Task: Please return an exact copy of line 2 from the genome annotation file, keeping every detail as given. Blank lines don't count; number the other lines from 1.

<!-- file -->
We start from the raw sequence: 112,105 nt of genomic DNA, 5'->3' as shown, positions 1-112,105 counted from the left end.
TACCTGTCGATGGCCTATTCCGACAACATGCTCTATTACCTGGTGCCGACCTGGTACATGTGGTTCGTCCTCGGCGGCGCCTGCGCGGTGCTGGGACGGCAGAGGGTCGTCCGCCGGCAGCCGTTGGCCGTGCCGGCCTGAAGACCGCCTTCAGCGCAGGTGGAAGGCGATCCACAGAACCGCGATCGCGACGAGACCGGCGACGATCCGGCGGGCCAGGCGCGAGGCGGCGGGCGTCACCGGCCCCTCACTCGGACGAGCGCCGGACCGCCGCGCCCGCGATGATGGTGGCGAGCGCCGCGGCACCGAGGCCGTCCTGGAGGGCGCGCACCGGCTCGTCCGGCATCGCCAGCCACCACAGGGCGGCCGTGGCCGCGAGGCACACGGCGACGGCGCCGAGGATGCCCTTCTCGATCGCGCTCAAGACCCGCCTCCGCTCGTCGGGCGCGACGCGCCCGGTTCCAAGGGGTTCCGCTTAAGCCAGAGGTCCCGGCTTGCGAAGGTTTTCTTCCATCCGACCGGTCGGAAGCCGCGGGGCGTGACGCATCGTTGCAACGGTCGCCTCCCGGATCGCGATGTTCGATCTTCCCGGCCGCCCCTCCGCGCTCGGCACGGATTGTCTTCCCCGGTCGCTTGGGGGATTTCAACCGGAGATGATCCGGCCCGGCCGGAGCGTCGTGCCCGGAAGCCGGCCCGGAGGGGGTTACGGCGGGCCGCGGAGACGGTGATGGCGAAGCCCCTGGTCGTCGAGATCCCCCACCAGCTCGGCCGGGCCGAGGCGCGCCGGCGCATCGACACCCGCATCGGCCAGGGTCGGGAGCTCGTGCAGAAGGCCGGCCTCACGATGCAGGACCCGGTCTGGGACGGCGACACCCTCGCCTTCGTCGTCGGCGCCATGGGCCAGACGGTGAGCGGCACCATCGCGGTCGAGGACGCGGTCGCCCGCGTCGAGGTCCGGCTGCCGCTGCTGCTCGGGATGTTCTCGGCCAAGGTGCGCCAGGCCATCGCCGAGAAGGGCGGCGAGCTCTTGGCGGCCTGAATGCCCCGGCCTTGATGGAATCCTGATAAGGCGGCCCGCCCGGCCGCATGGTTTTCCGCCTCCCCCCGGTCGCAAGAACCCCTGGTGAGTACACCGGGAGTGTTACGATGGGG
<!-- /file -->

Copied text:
TACCTGTCGATGGCCTATTCCGACAACATGCTCTATTACCTGGTGCCGACCTGGTACATGTGGTTCGTCCTCGGCGGCGCCTGCGCGGTGCTGGGACGGCAGAGGGTCGTCCGCCGGCAGCCGTTGGCCGTGCCGGCCTGAAGACCGCCTTCAGCGCAGGTGGAAGGCGATCCACAGAACCGCGATCGCGACGAGACCGGCGACGATCCGGCGGGCCAGGCGCGAGGCGGCGGGCGTCACCGGCCCCTCACTCGGACGAGCGCCGGACCGCCGCGCCCGCGATGATGGTGGCGAGCGCCGCGGCACCGAGGCCGTCCTGGAGGGCGCGCACCGGCTCGTCCGGCATCGCCAGCCACCACAGGGCGGCCGTGGCCGCGAGGCACACGGCGACGGCGCCGAGGATGCCCTTCTCGATCGCGCTCAAGACCCGCCTCCGCTCGTCGGGCGCGACGCGCCCGGTTCCAAGGGGTTCCGCTTAAGCCAGAGGTCCCGGCTTGCGAAGGTTTTCTTCCATCCGACCGGTCGGAAGCCGCGGGGCGTGACGCATCGTTGCAACGGTCGCCTCCCGGATCGCGATGTTCGATCTTCCCGGCCGCCCCTCCGCGCTCGGCACGGATTGTCTTCCCCGGTCGCTTGGGGGATTTCAACCGGAGATGATCCGGCCCGGCCGGAGCGTCGTGCCCGGAAGCCGGCCCGGAGGGGGTTACGGCGGGCCGCGGAGACGGTGATGGCGAAGCCCCTGGTCGTCGAGATCCCCCACCAGCTCGGCCGGGCCGAGGCGCGCCGGCGCATCGACACCCGCATCGGCCAGGGTCGGGAGCTCGTGCAGAAGGCCGGCCTCACGATGCAGGACCCGGTCTGGGACGGCGACACCCTCGCCTTCGTCGTCGGCGCCATGGGCCAGACGGTGAGCGGCACCATCGCGGTCGAGGACGCGGTCGCCCGCGTCGAGGTCCGGCTGCCGCTGCTGCTCGGGATGTTCTCGGCCAAGGTGCGCCAGGCCATCGCCGAGAAGGGCGGCGAGCTCTTGGCGGCCTGAATGCCCCGGCCTTGATGGAATCCTGATAAGGCGGCCCGCCCGGCCGCATGGTTTTCCGCCTCCCCCCGGTCGCAAGAACCCCTGGTGAGTACACCGGGAGTGTTACGATGGGG